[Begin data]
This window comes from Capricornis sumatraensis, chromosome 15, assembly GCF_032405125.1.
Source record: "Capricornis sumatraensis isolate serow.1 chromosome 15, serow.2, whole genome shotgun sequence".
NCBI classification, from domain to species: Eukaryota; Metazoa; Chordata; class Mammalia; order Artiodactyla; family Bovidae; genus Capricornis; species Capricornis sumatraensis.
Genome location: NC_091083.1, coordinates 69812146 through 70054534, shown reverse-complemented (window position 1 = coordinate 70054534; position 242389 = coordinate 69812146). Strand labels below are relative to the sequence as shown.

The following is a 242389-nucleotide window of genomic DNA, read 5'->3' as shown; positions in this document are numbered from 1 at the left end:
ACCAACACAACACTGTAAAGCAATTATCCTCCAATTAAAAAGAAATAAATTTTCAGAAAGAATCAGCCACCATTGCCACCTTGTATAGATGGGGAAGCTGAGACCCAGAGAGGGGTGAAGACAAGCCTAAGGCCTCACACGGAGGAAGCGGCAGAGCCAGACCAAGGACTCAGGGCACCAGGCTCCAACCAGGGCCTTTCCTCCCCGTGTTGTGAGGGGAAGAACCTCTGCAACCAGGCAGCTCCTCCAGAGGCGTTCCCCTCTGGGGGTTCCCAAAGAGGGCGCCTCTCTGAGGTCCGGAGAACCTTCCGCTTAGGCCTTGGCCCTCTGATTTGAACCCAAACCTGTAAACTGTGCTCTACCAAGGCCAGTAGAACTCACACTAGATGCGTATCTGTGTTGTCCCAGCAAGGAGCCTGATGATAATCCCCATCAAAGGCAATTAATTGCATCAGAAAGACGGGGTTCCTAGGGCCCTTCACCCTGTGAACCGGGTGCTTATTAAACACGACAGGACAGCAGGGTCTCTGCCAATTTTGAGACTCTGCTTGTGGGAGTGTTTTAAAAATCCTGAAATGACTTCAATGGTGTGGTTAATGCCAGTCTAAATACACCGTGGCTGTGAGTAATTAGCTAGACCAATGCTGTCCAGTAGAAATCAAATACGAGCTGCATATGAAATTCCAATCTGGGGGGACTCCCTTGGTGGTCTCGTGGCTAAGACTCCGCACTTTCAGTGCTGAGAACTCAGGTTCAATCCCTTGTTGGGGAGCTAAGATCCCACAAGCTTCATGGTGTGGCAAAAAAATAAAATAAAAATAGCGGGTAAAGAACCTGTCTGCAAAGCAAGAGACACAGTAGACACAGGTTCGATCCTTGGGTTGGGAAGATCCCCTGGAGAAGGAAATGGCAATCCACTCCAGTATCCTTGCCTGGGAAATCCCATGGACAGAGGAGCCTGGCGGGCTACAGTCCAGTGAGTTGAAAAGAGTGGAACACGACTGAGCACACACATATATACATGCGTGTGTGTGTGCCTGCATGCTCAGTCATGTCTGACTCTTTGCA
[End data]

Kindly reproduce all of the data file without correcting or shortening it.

This window comes from Capricornis sumatraensis, chromosome 15, assembly GCF_032405125.1.
Source record: "Capricornis sumatraensis isolate serow.1 chromosome 15, serow.2, whole genome shotgun sequence".
NCBI classification, from domain to species: Eukaryota; Metazoa; Chordata; class Mammalia; order Artiodactyla; family Bovidae; genus Capricornis; species Capricornis sumatraensis.
Genome location: NC_091083.1, coordinates 69812146 through 70054534, shown reverse-complemented (window position 1 = coordinate 70054534; position 242389 = coordinate 69812146). Strand labels below are relative to the sequence as shown.

The following is a 242389-nucleotide window of genomic DNA, read 5'->3' as shown; positions in this document are numbered from 1 at the left end:
ACCAACACAACACTGTAAAGCAATTATCCTCCAATTAAAAAGAAATAAATTTTCAGAAAGAATCAGCCACCATTGCCACCTTGTATAGATGGGGAAGCTGAGACCCAGAGAGGGGTGAAGACAAGCCTAAGGCCTCACACGGAGGAAGCGGCAGAGCCAGACCAAGGACTCAGGGCACCAGGCTCCAACCAGGGCCTTTCCTCCCCGTGTTGTGAGGGGAAGAACCTCTGCAACCAGGCAGCTCCTCCAGAGGCGTTCCCCTCTGGGGGTTCCCAAAGAGGGCGCCTCTCTGAGGTCCGGAGAACCTTCCGCTTAGGCCTTGGCCCTCTGATTTGAACCCAAACCTGTAAACTGTGCTCTACCAAGGCCAGTAGAACTCACACTAGATGCGTATCTGTGTTGTCCCAGCAAGGAGCCTGATGATAATCCCCATCAAAGGCAATTAATTGCATCAGAAAGACGGGGTTCCTAGGGCCCTTCACCCTGTGAACCGGGTGCTTATTAAACACGACAGGACAGCAGGGTCTCTGCCAATTTTGAGACTCTGCTTGTGGGAGTGTTTTAAAAATCCTGAAATGACTTCAATGGTGTGGTTAATGCCAGTCTAAATACACCGTGGCTGTGAGTAATTAGCTAGACCAATGCTGTCCAGTAGAAATCAAATACGAGCTGCATATGAAATTCCAATCTGGGGGGACTCCCTTGGTGGTCTCGTGGCTAAGACTCCGCACTTTCAGTGCTGAGAACTCAGGTTCAATCCCTTGTTGGGGAGCTAAGATCCCACAAGCTTCATGGTGTGGCAAAAAAATAAAATAAAAATAGCGGGTAAAGAACCTGTCTGCAAAGCAAGAGACACAGTAGACACAGGTTCGATCCTTGGGTTGGGAAGATCCCCTGGAGAAGGAAATGGCAATCCACTCCAGTATCCTTGCCTGGGAAATCCCATGGACAGAGGAGCCTGGCGGGCTACAGTCCAGTGAGTTGAAAAGAGTGGAACACGACTGAGCACACACATATATACATGCGTGTGTGTGTGCCTGCATGCTCAGTCATGTCTGACTCTTTGCA